How these fearless women are tackling Canberra’s teenage mental health crisis

Canberra is widely known as Australia’s wealthiest city, but scratch the surface and there’s a disturbing mental health crisis among teenagers.

The ACT has Australia’s highest rates of mental illness among adolescents, with a survey by Mission Australia and the Black Dog Institute finding that 33 per cent of 15-19 year olds met the criteria for serious mental illness, compared to an average national by 23%.

The situation of adolescent girls is particularly bad, with more than 40% of them suffering from great psychological distress and girls aged 15 to 19 identified as the group most at risk of mental illness.

These are statistics that Rania Yallop knows firsthand.

Ms Yallop comes from a loving home but sank into depression in high school, describing herself as ‘rebellious, delinquent’ and ‘difficult’.

“Everything was overwhelming, I didn’t know how to do anything,” Ms Yallop said.

Ms Yallop said that just before her 14th birthday she had attempted suicide for the first time.

She knows she is not alone in this experience.

“I don’t think it’s uncommon for 13- or 14-year-olds to go through really serious issues,” she said.

“They’ll say they have a stomach ache, but you know it’s probably anxiety”

Dance teacher Julie Sheer says early intervention services are needed now more than ever.(ABC News: Craig Allen)

Canberra School of Dance owner Julie Scheer says she has also noticed a worrying trend of deteriorating mental health among her teenage pupils.

“You can just see that they’re starting to look like they’re withdrawing and they’re in a bad mood,” Ms Scheer said.

“A lot of times they say ‘I have a stomach ache’ or something like that, but you know it’s probably anxiety.

But why does Canberra, with its standard of living and average weekly wage among the best in the country, have such a high rate of teenage mental illness?

A study by the Australian National University found that the ACT university system, lack of diversity in local career options, and pressure from high-achieving professional parents all contributed to stressors for teenagers in Canberra.

Glenda Stevens, CEO of fearless womensaid the city’s largely professional workforce and pressure to meet community expectations could fuel a “fear of failure” among girls, which could escalate into mental health issues.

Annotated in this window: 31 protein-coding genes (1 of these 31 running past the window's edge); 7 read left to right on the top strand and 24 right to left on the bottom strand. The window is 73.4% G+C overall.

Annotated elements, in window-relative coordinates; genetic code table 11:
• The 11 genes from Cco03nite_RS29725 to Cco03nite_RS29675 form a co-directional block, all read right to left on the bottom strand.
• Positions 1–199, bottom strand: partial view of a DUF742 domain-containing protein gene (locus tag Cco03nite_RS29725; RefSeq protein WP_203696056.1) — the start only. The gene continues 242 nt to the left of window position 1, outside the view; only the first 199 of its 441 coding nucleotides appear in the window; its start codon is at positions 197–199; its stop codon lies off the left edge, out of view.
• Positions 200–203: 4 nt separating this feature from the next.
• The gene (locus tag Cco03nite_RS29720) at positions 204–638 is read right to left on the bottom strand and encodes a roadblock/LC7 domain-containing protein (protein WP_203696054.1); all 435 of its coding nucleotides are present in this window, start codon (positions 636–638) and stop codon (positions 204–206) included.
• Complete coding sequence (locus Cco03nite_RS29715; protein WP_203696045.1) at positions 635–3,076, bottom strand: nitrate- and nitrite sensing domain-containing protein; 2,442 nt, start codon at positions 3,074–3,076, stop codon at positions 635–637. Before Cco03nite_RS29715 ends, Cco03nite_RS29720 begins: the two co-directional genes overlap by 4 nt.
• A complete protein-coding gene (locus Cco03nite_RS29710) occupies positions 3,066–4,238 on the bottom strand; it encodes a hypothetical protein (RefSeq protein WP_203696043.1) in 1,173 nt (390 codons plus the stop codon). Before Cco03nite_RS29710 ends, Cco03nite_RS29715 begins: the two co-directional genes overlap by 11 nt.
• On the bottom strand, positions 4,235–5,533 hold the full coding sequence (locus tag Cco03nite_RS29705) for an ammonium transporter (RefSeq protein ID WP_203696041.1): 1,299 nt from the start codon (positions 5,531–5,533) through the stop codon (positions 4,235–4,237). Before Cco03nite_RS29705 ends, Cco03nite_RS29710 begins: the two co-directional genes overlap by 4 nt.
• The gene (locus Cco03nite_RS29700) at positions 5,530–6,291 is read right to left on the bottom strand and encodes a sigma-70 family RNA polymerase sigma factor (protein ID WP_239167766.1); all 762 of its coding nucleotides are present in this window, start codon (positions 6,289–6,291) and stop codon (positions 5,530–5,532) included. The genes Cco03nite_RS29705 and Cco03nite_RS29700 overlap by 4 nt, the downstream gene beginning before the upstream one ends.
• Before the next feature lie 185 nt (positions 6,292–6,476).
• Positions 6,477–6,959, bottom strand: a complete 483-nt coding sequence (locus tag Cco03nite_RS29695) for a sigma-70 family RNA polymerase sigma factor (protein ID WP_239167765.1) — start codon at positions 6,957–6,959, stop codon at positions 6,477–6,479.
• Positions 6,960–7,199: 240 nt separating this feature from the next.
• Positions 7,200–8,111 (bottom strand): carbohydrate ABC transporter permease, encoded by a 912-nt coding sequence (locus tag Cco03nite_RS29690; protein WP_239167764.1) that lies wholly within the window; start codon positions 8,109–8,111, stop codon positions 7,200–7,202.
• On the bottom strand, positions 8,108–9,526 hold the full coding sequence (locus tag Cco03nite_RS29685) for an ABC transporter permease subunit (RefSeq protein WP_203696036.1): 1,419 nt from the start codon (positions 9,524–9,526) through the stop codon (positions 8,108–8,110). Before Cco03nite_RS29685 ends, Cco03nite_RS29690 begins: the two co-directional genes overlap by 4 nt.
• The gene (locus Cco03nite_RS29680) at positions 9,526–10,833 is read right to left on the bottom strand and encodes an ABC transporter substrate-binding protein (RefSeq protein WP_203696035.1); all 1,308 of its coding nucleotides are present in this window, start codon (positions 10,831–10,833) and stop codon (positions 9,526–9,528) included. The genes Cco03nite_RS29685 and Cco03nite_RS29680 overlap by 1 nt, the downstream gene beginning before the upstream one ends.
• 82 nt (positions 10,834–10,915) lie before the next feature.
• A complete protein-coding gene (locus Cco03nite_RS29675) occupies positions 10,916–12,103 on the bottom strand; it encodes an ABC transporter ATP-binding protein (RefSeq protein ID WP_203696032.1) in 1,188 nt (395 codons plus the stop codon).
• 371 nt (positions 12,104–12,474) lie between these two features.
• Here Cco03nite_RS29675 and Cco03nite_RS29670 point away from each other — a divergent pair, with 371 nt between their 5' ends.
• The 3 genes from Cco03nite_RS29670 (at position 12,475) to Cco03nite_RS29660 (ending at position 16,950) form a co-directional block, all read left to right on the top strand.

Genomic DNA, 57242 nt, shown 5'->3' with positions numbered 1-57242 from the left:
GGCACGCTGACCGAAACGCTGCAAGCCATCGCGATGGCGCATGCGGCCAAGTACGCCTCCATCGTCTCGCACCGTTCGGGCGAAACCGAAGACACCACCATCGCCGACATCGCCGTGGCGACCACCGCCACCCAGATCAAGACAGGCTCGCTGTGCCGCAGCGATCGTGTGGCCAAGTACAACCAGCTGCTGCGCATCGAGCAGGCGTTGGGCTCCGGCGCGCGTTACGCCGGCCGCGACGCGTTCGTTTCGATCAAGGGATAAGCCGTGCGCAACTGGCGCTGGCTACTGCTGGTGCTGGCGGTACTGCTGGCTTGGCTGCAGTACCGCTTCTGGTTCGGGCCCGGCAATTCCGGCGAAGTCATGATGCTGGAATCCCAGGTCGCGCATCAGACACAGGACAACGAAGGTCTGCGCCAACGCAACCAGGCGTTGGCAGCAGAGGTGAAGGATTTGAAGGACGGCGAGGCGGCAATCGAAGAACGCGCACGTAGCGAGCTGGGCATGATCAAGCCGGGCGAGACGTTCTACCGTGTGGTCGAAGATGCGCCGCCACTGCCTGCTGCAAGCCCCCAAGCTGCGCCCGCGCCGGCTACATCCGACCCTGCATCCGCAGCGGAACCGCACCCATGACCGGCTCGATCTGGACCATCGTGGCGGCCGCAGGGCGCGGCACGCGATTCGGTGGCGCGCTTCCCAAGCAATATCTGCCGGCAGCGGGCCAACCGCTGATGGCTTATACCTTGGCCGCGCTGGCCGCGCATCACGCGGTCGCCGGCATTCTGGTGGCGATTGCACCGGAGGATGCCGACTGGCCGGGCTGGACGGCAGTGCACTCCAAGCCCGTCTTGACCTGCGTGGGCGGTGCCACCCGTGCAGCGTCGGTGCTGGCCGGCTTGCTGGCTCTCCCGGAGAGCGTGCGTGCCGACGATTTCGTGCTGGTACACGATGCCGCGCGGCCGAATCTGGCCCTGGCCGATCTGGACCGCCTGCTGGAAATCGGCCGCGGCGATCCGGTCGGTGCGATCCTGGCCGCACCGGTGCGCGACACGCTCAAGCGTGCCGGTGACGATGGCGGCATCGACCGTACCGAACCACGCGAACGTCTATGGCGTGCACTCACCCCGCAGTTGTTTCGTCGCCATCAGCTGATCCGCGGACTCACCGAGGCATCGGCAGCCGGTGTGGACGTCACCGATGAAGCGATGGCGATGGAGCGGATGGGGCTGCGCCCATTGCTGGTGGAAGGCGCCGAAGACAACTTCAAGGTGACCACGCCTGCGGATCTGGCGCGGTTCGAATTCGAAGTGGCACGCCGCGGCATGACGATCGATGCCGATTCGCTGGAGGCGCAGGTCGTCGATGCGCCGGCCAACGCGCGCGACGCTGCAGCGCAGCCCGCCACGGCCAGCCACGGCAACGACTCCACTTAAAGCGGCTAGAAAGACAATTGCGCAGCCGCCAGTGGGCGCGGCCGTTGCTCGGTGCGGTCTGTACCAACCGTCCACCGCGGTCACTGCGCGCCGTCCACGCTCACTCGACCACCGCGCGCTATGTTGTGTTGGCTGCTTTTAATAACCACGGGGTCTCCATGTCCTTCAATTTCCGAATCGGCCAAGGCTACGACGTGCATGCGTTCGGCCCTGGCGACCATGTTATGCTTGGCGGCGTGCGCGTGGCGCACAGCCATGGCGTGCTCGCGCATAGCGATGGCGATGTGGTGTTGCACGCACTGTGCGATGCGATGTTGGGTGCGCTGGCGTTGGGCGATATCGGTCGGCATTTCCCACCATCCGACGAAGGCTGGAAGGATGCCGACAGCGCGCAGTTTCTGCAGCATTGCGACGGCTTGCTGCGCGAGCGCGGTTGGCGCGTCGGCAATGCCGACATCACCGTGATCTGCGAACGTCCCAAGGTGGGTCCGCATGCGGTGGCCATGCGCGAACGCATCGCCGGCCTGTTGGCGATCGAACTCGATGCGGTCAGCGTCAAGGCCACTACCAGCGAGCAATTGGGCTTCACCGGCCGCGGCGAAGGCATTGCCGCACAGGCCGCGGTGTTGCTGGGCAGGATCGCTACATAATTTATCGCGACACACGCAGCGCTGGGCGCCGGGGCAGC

“Girls are very hard on themselves, they demand they be perfect,” Ms Stevens said.

“There’s a feeling that they should aim to go to college and get a job in the civil service.”

Ms Stevens said Canberra’s transient population also meant that many young women lacked traditional family support networks – which is where her charity comes in.

Early intervention is the key

Fearless Women is a grassroots organization that seeks to build confidence and resilience among girls and young women in the Canberra area.

Like Menslink, which has been providing school-based counselling, mentoring and education programs for boys and young men for 20 years, Fearless Women aims to offer early intervention and support services to girls. .

Portrait of a woman with gray hair and a purple shirt
Glenda Stevens is the CEO of Fearless Women, a nonprofit early intervention organization.(Provided)

The charity focuses on short-term counselling, long-term mentoring and visits schools in Canberra to talk to teenagers about the issues they face.

“Women Without Fear aims to help women between the ages of 10 and 25 grow and become the best person they can be, the best version of themselves,” Ms Stevens said.

A decade after that first suicide attempt, now working as a media professional, Ms Yallop said she realizes how essential early intervention is.

“Especially when you’re a teenager, like I love my mom to death, but…I [didn’t] want to talk to him about anything,” she said.

“Having an early intervention service that can meet those demands and be in a place to go is a good idea.

A young woman holding her face in her hands, while someone comforts her.
Ms Yallop says an early intervention service that can meet demand is welcome.(Pexels: Polina Zimmermann)

Ms Scheer said the COVID-19 pandemic has also exacerbated problems for teenage girls, and she also welcomes the introduction of Fearless Women programs.

“Over the past 17 years, I’ve watched so many young women who I think would really benefit from this initiative,” Ms. Scheer said.

“I see the need. I really see it. It’s clear. It was clear to me before COVID, I already thought it was essential, but especially now after COVID.

To date, Fearless Women has been privately funded, but the organization is seeking government support to roll out its services across ACT.

The charity is also calling on women to come forward and sign up to become mentors for a two-year period.

“We actually want the girls to be bold and strong, and to find their way in the world without fear,” Ms Stevens said.

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